Stroke scaled
Stroke scaled

It still amazes me that after almost 2 years from my Dad having his stroke that I continue to find great resources of information. I wish I had known as much as do now after my Dad’s stroke. In an effort, to help others, I wanted to share some great insights I recently cam across that may help someone who is now a caregiver to a loved on who has had a stroke. I always want to say that I refer to a stroke victim because a victim is anyone hurt or injured because of something, someone or an incident….like a stroke.

What are the initial things I should know?

  • Medications – don’t hesitate to ask questions about medication subscribed and learn about any side effects. This could explain unusual behavior. Remember, you know your loved one and how they were before the stroke. Tell the doctors about how they behaved BEFORE the stroke, then you can better assess if a behaviour change is from the stroke damage or maybe medications. If medications, changes can be made to help them verses making them worse. If you understand the side effects of medications and you think they may be making your loved one worse…push for a change! Again, only you know your loved one.
  • Don’t compare – every victim is different. Each stroke is different. We cannot broad brush recovery. It depends on many factors. So don’t let anyone say this is typical because each case can be different. How you are able to care for your loved one, the part of the brain, the severity of the stroke, the will of the patient amongst other things all impact recovery and recovery time. So look at them as you knew them and now know and appreciate who they are. Strive for positivity and helping them stay motivated to continue to get better.
  • Celebrate the wins – it is suggested the most gains/improvements of stroke victims happen within a few months post-stroke. Celebrate every single one, big or small. Stay positive, stay focused and keep your loved one motivated.  Don’t be discouraged with what they may not be able to do, focus and celebrate on what they can do.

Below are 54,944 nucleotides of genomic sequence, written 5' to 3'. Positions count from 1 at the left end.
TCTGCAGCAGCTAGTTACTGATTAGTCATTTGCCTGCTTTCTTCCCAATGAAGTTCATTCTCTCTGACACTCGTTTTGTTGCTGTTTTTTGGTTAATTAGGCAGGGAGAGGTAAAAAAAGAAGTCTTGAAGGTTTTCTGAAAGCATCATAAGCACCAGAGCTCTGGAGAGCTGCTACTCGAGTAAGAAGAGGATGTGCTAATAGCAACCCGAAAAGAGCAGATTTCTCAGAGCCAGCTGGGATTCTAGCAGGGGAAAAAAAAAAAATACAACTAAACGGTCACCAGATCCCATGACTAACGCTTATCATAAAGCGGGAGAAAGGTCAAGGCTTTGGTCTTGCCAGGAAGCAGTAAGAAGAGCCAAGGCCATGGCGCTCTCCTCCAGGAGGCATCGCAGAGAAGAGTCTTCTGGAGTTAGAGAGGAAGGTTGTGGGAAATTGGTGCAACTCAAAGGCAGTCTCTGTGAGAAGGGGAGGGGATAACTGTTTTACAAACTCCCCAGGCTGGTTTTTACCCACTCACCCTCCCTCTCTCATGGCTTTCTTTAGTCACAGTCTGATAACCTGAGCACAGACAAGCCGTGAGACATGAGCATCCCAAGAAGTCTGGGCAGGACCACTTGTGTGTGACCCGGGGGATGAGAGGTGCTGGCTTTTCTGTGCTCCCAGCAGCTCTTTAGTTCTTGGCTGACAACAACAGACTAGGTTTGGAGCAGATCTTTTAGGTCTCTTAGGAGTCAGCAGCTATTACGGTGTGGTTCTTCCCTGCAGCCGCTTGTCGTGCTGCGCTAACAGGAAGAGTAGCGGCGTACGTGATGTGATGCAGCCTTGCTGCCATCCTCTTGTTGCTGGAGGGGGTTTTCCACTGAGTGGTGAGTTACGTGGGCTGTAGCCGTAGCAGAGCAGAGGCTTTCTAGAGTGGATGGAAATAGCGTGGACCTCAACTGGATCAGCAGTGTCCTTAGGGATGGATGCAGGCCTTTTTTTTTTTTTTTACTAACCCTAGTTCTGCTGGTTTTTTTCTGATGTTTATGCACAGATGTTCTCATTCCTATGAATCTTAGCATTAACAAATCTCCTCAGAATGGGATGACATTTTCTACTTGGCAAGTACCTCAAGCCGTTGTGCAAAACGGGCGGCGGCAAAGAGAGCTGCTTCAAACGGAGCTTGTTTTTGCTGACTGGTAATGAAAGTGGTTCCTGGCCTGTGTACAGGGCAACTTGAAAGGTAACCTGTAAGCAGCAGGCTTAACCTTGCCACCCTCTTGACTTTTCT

What else should I know?

  • Live well – continue to support a healthy lifestyle for both you and your loved one. It is important post stroke to live a healthy, well-balanced life to avoid future strokes. It is important to you as a caregiver to look after yourself so you can continue to caregive.
  • Depression happens – imagine life changing in a split second and you are no longer able to do the things you have always been able to do. How frustrating and overwhelming would that be? Very. So many stroke victims experience depression. Recognizing and treating depression can be key to their recovery.
  • Be an advocate –  you have every right to know what is going on, why it is going on and who decided. Don’t be afraid to ask questions. Challenge decisions. Believe in your instincts. Again, you know your loved one better than anyone else. Don’t forget that!

See original article here with 15 great tips from the American Stroke Association